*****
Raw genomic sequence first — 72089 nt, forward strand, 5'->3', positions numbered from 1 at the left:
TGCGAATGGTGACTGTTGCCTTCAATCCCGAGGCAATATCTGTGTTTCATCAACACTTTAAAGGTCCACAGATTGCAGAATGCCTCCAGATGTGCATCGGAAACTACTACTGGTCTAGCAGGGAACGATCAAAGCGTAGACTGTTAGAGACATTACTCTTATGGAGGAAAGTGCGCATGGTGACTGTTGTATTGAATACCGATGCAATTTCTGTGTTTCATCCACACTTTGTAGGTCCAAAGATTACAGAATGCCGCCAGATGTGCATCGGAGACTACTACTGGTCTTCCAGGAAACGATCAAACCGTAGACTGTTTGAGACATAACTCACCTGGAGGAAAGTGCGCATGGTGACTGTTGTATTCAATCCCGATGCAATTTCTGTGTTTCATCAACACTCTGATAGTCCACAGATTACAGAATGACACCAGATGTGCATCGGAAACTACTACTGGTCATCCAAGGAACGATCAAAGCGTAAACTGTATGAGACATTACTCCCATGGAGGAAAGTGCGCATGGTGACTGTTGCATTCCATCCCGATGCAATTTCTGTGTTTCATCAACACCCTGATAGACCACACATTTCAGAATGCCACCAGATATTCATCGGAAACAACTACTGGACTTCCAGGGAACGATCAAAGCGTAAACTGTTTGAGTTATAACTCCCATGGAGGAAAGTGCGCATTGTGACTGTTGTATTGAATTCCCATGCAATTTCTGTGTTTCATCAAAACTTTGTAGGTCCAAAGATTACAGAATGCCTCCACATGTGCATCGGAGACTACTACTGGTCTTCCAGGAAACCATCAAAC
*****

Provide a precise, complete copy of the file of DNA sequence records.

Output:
Raw genomic sequence first — 72089 nt, forward strand, 5'->3', positions numbered from 1 at the left:
TGCGAATGGTGACTGTTGCCTTCAATCCCGAGGCAATATCTGTGTTTCATCAACACTTTAAAGGTCCACAGATTGCAGAATGCCTCCAGATGTGCATCGGAAACTACTACTGGTCTAGCAGGGAACGATCAAAGCGTAGACTGTTAGAGACATTACTCTTATGGAGGAAAGTGCGCATGGTGACTGTTGTATTGAATACCGATGCAATTTCTGTGTTTCATCCACACTTTGTAGGTCCAAAGATTACAGAATGCCGCCAGATGTGCATCGGAGACTACTACTGGTCTTCCAGGAAACGATCAAACCGTAGACTGTTTGAGACATAACTCACCTGGAGGAAAGTGCGCATGGTGACTGTTGTATTCAATCCCGATGCAATTTCTGTGTTTCATCAACACTCTGATAGTCCACAGATTACAGAATGACACCAGATGTGCATCGGAAACTACTACTGGTCATCCAAGGAACGATCAAAGCGTAAACTGTATGAGACATTACTCCCATGGAGGAAAGTGCGCATGGTGACTGTTGCATTCCATCCCGATGCAATTTCTGTGTTTCATCAACACCCTGATAGACCACACATTTCAGAATGCCACCAGATATTCATCGGAAACAACTACTGGACTTCCAGGGAACGATCAAAGCGTAAACTGTTTGAGTTATAACTCCCATGGAGGAAAGTGCGCATTGTGACTGTTGTATTGAATTCCCATGCAATTTCTGTGTTTCATCAAAACTTTGTAGGTCCAAAGATTACAGAATGCCTCCACATGTGCATCGGAGACTACTACTGGTCTTCCAGGAAACCATCAAAC